This southeastern corner of the North York Moors is dominated by forest, hundreds of square miles of coniferous plantation.
Robin Hood’s Bay has an intriguing history of smuggling but unfortunately no connection to its namesake outlaw © Fringe Productions, NYMNP
This southeastern corner of the North York Moors is dominated by forest, not the natural English oak woodland that was originally here, but hundreds of square miles of coniferous plantation. The almost-linked forests of Cropton, Dalby and Harwood Dale constitute the Forestry Commission’s North Riding Forest Park, at 500 square miles the second largest in England. It stretches from Rosedale in the west to the North Sea coast in the east, across an area of plateaux and deep valleys that some inspired geographer gave the perfect label of the Tabular Hills. These uplands don’t meet the sea gently, but in a line of precipitous cliffs stretching from Robin Hood’s Bay in the north to Filey in the south. In the few places where these cliffs relent, there is sand, and where there are beaches there are holiday resorts. Scarborough, with two sandy bays, is not only the biggest seaside resort on the Yorkshire coast but claims to be the oldest in the world.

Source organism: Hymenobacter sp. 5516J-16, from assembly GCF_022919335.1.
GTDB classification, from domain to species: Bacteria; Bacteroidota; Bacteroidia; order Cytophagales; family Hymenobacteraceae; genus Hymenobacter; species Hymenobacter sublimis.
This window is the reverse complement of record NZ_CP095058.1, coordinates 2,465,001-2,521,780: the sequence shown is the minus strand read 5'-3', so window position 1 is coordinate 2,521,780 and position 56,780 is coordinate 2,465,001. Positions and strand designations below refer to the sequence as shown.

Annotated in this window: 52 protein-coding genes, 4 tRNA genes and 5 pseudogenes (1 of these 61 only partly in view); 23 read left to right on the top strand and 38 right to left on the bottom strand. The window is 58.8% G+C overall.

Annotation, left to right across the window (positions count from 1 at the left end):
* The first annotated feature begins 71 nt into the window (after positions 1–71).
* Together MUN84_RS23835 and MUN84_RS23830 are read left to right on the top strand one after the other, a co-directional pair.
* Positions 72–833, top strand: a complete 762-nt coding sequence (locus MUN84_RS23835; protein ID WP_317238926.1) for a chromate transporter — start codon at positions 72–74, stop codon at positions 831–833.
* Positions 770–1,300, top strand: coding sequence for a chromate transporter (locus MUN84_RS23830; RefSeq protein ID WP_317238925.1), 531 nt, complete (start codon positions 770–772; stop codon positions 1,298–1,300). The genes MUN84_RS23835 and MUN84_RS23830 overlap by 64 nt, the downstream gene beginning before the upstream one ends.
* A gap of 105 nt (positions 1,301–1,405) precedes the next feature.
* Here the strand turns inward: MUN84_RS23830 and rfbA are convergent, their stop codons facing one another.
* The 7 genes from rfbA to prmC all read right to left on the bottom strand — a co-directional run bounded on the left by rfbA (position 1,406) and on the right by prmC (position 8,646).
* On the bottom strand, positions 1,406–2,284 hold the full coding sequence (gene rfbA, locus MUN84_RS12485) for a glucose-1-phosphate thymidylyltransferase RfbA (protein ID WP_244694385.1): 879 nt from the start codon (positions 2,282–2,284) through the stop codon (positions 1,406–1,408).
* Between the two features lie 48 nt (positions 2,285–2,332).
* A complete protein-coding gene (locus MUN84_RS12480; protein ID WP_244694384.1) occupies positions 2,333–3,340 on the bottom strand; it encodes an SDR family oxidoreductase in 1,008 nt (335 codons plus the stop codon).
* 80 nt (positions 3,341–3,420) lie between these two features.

Next comes little Cayton Bay, literally awash with surfers much of the time, and finally, seven miles south of Scarborough, her younger and more modest sister, Filey, with the queen of beaches – five miles of glorious Filey sands stretching to the chalk cliffs of Flamborough Head and out of North Yorkshire. The only other town in the region is Pickering, an old fortified market town sitting just at the point where pancake-flat Ryedale turns hilly: very much a southern gateway to the North York Moors.